Burnaby’s exploits make Rambo’s seem a little dull. Very few people have survived frostbite, typhus, an exploding air balloon, and poisoning with arsenic. Few have explored Uzbekistan (where it was so cold, his beard froze solid and snapped off), led the household cavalry, stood for parliament, could speak seven languages, crossed the channel by air, written a string of bestsellers, commanded the Turkish army, and founded Vanity Fair; all before his early death aged 42.

Colonel Frederick Burnaby - John Jenkins Designs.

Immensely strong, with a 48-inch chest, Burnaby could break a horseshoe apart with his bare hands. His party trick was to bend a poker double round a dull dinner guest’s neck. Most famously, when fellow officers coaxed a pair of ponies into his room for a jape, Burnaby simply picked them up, one under each arm, and carried them downstairs “as if they had been cats.” Burnaby’s talents only half explain his fame. Then, as now, media attention was just as important.

In the grimy, serious society of Dickens and Brunel’s the early Victorian world a combination of societal change, a lust for adventure and Gladstone’s 1870 Education Act, brought a dramatic change in Britain. Before 1870, public support of the Empire was low, within a decade, all that had changed. Against a backdrop of Sherlock Holmes, the waxed moustache, to the beat of the oompa band, a media revolution marched forward.

Frederick Burnaby was in the right place, at the right time.

Whilst Burnaby did not suffer the indignity of the red carpet, commentary on his grooming habits, choice of attire or women with which he kept company, he still had to live up to intolerably high expectations and fame nonetheless took a terrible toll. Victorians could not see Burnaby’s, so they continued to expect the impossible. As he entered middle age, Burnaby increasingly struggled to keep up with his dashing image.

Ultimately, the weight of expectation became too much. Resolving not to die old, Burnaby set out on one last mission. Ignoring orders, he joined the attempt to rescue Gordon at Khartoum. On leaving, he wrote to his footman: “I am very unhappy and I can’t imagine why you care about life. I do not mean to come back.” Sure enough, during an ambush by Sudanese warriors, he pushed through his ranks and rode out alone, determined to meet the public expectation of heroic death. So ended the life of a Victorian icon.

The Death of Burnaby - John Jenkins Designs.

His adventures can be read about first hand in either of his books; A Ride to Kiva or On Horseback through Asia Minor.

Based on Jonty Olliff-Coopers Article ‘Victorian Celebrity’ January 17, 2009. Read Jonty’s full article here.

Thursday, 19 January 2012

Fort D'espoir - A French Indian War Wargame

Inspired by a fellow collector we decided to spend an afternoon wargaming with our collections over the seasonal break. It was a slightly larger skirmish than the last game we played, as our collections had grown and there was plenty of new sets to add to the table.

It had been a while since we had all of our john jenkins figures out together. At the prospect of an afternoon of gaming, enjoying our collections and copious amounts of tea and cake, we lit the fire, put the kettle on and settled in for an epic fight over a contested area of the Ohio Valley.

The game was played on a table 5ft by 9ft, just about the right amount of space for the number of figures we were using.

The British advance on Fort D'espoir.

The gaming rules were fast and easy to learn, once again a modified version of GW's Lord of The Rings Battle Strategy Game, affectionately now known as Drum of The Mohawks and we invited a long-time wargaming friend to join us.

House rules
In contrast to the display game we put at Eastern Front Wargames show back in 2010, this game was played on a slightly taller table. So in addition to our original rule: 'no figures closer that 6 inches to any table edge.', following a couple of unfortunate bayonet-caught-in-a-jumper front line re-arrangements, we added: 'no jumpers at the table.'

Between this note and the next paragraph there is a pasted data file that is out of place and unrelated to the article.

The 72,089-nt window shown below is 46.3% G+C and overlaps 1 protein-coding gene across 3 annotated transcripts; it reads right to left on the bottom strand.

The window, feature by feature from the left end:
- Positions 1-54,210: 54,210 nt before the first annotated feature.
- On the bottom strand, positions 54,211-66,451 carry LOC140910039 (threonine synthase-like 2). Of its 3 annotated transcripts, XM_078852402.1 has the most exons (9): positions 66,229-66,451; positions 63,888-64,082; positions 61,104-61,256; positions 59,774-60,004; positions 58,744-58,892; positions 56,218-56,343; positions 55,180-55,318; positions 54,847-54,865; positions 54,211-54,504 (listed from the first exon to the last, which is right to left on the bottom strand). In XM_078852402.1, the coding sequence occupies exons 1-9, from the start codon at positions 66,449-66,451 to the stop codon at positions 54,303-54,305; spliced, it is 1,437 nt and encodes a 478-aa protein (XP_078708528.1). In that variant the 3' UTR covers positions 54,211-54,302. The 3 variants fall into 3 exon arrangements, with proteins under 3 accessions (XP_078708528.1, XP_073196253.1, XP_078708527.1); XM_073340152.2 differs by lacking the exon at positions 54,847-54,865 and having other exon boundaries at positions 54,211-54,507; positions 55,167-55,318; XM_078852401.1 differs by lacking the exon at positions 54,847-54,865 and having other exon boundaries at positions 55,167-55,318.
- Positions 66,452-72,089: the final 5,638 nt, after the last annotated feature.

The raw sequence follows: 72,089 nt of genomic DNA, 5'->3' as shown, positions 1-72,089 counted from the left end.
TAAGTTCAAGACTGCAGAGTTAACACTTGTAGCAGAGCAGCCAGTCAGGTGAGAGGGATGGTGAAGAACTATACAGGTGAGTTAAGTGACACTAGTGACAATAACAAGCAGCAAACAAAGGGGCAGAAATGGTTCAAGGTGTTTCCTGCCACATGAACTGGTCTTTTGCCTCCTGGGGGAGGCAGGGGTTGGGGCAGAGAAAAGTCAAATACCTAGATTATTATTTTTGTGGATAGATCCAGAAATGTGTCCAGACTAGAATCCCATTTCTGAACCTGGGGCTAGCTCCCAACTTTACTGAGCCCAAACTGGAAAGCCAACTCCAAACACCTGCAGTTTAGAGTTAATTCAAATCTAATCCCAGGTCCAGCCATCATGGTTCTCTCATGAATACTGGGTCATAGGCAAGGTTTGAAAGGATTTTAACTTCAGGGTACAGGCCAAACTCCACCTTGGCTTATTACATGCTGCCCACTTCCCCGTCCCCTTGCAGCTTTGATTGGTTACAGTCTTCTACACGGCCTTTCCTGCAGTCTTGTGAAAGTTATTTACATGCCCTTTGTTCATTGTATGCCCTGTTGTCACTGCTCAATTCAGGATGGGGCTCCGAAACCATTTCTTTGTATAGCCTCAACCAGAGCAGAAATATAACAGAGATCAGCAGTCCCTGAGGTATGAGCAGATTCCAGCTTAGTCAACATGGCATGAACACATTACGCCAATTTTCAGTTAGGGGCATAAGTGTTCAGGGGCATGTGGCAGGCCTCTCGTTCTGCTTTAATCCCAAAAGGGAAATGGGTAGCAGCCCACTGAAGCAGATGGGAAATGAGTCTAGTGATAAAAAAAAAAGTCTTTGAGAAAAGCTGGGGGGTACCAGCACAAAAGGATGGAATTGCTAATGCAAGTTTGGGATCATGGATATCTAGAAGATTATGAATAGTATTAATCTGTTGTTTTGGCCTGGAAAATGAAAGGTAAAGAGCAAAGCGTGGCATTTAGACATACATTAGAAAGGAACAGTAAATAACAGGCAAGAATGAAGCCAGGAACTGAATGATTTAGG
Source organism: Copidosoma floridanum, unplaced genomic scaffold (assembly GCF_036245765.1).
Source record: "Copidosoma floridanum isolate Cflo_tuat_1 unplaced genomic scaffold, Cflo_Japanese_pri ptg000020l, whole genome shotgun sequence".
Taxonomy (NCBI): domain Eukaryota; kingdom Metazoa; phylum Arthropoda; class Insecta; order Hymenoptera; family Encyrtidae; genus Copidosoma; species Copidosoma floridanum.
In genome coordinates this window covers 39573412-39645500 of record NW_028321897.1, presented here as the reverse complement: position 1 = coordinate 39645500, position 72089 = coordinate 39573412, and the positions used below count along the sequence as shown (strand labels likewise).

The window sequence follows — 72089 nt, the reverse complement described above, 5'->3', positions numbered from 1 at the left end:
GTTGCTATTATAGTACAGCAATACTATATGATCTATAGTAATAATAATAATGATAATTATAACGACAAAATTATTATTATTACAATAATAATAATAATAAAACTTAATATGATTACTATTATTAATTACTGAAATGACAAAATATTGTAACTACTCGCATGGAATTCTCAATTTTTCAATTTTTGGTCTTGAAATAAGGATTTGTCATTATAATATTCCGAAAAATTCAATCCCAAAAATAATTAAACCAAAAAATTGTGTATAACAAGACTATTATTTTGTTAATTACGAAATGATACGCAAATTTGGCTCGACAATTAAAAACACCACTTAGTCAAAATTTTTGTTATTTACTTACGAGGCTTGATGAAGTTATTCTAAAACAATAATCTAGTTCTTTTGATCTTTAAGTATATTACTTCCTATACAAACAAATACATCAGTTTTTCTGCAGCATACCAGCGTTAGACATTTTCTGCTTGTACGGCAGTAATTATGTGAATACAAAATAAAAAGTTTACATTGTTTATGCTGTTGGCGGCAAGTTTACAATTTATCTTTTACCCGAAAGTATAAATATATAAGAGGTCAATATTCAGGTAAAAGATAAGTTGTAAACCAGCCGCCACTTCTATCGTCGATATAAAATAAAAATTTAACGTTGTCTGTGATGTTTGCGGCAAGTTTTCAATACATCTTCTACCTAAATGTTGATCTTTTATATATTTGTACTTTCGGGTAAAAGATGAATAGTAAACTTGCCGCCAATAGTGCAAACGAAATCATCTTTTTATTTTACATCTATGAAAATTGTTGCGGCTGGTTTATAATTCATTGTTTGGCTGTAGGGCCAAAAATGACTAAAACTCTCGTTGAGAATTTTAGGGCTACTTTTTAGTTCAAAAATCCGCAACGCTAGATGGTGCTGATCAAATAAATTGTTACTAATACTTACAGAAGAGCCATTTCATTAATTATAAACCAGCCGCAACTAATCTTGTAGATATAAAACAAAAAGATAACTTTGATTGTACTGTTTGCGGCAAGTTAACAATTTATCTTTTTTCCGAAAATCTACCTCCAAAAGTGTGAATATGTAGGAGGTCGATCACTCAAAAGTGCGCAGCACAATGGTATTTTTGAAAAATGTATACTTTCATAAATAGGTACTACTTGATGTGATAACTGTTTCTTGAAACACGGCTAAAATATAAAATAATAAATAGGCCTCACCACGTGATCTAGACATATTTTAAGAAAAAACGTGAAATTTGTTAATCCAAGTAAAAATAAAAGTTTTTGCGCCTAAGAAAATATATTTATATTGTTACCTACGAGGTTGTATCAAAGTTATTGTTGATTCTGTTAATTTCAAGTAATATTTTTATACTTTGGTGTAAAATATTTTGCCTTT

The Battle of Fort D'espoir
The game represented an engagement during the French Indian War outside a fictional French Fort D'espoir somewhere in the Ohio valley in the late 1750's. British line infantry, Militia and Roger's Rangers assault the fort, defended by French Marines, civilians caught in the conflict and French Indian Allies.

The French, alerted by their Indian scouts, knew the British were inbound and had began the hasty construction of a defensive abatis just outside the fort.

Marching out.

Unfortunately for them the Rogers Rangers had undertaken a successful scout of the fort and mounted their attack before the defences could be completed.

The British Advance.

The British plan was simple, attack in strength, send the militia to attack through the Indian village and the line infantry forward in strength, supported by a single cannon, in the centre and on the left flank.

Behind the Thin Red Line.

Troops of the 44th Regiment of Foot drew the short straw and advanced on the abatis, the British command had insisted it was imperative to ensure an anchor for the main thrust of the assault in the centre.

Closing In.

Caught off guard the French Marines manned the defences and brought their cannon to the front of the fort. A messenger raced back to the fort to call forward more men.

French Marines Counter-Attack.

As the British pressed on war cries filled the air and the Indian warriors mounted a savage counter-attack. The unit suffered heavy losses and fell back in the face of the overwhelming assault but re-grouped and reduced the Indian numbers so that only a small number engaged them in vicious hand-to-hand combat.

Indian Warriors charge the British Line.

The 44th Regiment of Foot's advance on the left flank was strong and whilst the French fire was hurried and ineffective an Indian wearing the spoils of a defeated ranger stood firm until finally British bayonets lead a decisive assault over the abatis.

The French marching out of the fort put up a solid defence, raining withering fire on the British Line, but in the end it was too late. With French and Indian forces in disarray, the French commander called a reluctant retreat. With their supply train headed out towards another French stronghold, they abandoned D'espoir.

The field of Fort D'espoir.

A British victory, but at a heavy cost.

It was a thoroughly enjoyable game. The perfect combination of john Jenkins Designs toy soldiers, gaming, good company and humour, amply lubricated with lashings of hot tea and some preposterously large helpings of Christmas cake. We are already planning our next game and look forward to enjoying another session when a fellow gamer/collector is due to visit with us from across the pond later this year.